Example: Suppose we typically do around 10 stories and 20 points per sprint, and the distribution in size is something like [1, 1, 1, 2, 2, 2, 3, 3, 5]. Suppose it’s a 3 point story that becomes a 5. If we complete all those stories, should we say our velocity is 20 or 22? Say we have 400 points remaining in our release backlog. Can we implement 22 points out of that release backlog every sprint? I would say no, you can only knock out 20 backlog points each sprint.

To look at it another way, you think you have 400 points in your backlog, but since you are going to reestimate them on the fly, you really have 440 points to do. You won’t get done in 400/22 iterations. You’ll get done in 440/22 iterations. Or 400/20.

Our team’s ability to produce, their capacity, is stable or at least not increasing rapidly. That is our cash on hand. The price of stories, however, can increase more rapidly due to inflation. Silly analogy: I want to buy a backlog that is originally priced at $400. I can’t pay for it all at once, so I start putting aside some money each pay period. I can put aside $22 per period toward this backlog, but by the time I’ve saved up enough for the original $400, I find that the store has raised the price to $440. Bummer.

Conclusion

If I’m making a release commitment, I want to be absolutely sure I’m not overcommitting. I want to under commit and over deliver. I’m going to evaluate risks, reduce risk early, put risk mitigation stories in my backlog (create options) and reserve buffer for those risks I’m accepting instead of mitigating. I’m going to anticipate that I don’t know all the stories that we need to do. We haven’t thought of some of the dark matter we’re going to have to deal with, so I reserve a little buffer for that. That’s a reasonable and prudent approach. I absolutely don’t want velocity inflation to consume those little buffers. I need them for what I set them aside for. If I allow velocity inflation to use up my contingency, then I’m running a riskier project than I think I am.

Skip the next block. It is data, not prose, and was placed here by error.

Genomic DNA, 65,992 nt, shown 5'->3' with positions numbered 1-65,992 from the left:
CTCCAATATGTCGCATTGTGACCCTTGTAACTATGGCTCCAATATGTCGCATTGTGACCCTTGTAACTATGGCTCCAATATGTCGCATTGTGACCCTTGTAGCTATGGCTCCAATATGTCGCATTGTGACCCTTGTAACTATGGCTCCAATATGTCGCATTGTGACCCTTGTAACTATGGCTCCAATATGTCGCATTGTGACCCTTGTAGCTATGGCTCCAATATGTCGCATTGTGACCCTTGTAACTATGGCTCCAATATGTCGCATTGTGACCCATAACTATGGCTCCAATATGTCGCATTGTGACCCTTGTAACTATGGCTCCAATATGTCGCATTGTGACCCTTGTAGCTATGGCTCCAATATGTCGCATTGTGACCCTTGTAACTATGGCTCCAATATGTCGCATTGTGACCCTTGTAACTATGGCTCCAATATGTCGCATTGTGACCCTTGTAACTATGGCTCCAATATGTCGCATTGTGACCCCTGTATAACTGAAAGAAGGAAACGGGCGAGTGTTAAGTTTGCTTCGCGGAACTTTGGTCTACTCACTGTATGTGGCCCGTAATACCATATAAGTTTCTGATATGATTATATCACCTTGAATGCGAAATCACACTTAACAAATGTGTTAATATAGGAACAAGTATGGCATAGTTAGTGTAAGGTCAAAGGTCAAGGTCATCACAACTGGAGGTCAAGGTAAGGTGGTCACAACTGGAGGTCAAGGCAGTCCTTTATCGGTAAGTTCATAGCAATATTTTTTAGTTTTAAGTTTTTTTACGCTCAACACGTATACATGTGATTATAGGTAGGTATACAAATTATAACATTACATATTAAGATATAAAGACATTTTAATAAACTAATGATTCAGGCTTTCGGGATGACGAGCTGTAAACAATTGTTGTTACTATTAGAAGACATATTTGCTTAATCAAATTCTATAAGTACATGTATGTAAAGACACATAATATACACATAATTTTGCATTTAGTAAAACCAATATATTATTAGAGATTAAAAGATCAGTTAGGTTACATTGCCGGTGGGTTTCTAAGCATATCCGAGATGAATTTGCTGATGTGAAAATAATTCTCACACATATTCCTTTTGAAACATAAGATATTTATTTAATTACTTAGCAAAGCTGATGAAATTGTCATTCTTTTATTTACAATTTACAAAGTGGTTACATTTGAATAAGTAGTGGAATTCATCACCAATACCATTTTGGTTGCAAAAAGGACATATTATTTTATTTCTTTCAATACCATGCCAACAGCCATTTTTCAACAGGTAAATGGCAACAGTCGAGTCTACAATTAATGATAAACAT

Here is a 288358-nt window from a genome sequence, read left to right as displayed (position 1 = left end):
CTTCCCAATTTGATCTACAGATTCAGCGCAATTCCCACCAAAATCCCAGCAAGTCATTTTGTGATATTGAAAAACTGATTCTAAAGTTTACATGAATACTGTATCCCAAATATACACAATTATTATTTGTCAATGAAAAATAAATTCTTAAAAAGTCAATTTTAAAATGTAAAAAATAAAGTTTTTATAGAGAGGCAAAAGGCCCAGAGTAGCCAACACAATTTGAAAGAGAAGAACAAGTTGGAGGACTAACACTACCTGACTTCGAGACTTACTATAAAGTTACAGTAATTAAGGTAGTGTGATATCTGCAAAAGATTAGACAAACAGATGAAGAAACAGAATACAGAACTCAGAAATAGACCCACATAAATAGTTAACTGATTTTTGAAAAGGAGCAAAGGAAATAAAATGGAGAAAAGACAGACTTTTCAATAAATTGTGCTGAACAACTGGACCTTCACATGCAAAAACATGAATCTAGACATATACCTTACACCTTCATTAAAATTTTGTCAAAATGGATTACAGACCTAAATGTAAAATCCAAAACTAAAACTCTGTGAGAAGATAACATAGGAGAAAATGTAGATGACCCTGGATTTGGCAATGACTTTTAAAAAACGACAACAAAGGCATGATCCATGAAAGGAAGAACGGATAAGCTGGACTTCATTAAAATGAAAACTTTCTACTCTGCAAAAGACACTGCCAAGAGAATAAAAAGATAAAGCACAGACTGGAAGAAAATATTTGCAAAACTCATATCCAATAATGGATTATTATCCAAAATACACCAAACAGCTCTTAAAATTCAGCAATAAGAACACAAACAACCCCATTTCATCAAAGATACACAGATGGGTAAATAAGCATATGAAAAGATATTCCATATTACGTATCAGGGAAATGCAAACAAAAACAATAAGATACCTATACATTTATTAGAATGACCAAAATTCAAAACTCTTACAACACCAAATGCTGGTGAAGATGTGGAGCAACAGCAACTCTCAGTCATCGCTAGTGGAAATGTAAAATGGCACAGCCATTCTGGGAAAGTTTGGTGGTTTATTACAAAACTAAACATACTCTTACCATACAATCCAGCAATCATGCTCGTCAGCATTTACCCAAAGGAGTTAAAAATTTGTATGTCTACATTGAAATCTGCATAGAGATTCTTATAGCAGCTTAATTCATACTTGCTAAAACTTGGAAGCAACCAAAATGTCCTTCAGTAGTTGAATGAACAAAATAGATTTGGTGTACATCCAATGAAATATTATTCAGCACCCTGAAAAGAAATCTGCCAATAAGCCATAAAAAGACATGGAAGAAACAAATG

It is for similar reasons that I don’t estimate newly discovered defects or unplanned spikes. If you aren’t careful, you’ll inflate your velocity and under estimate the size of your remaining backlog.

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8 comments on “Don’t Estimate Stories In Sprint Planning”

  1. George Dinwiddie

    The more generalized version of this is not to re-estimate after you start doing the work, since you’re gaining knowledge that can’t be known when you estimate prior to that, and therefore make these estimates no longer comparable with estimates made prior to starting. The worst case is when people want to modify the estimates after the fact. “That story was a lot harder than we expected, so we really should get credit for an 8, not a 3.”

    Using this more generalized version makes it apply to situations where the work is done differently from the workflow you describe. For example, I find relatively few teams do task breakdown during sprint planning, opting for JIT task breakdown when working on the story. Teams working this way don’t do task estimation, as it no longer provides value, and merely requires time and effort. Generally they slice the stories smaller if they’re experiencing tasks large enough that estimating task duration would seem to help. Working with small stories rather than task breakdowns requires more collaboration within the team, but also encourages limiting work-in-progress and concentrates on working software over work expended.

    Also, it’s not always appropriate to “under commit and over deliver.” In a lot of corporate environments, that’s the safest and easiest way to appear competent. In other environments, the organization is less risk averse and will accept managing uncertainty for the tradeoff of pushing harder to accomplish more, sooner.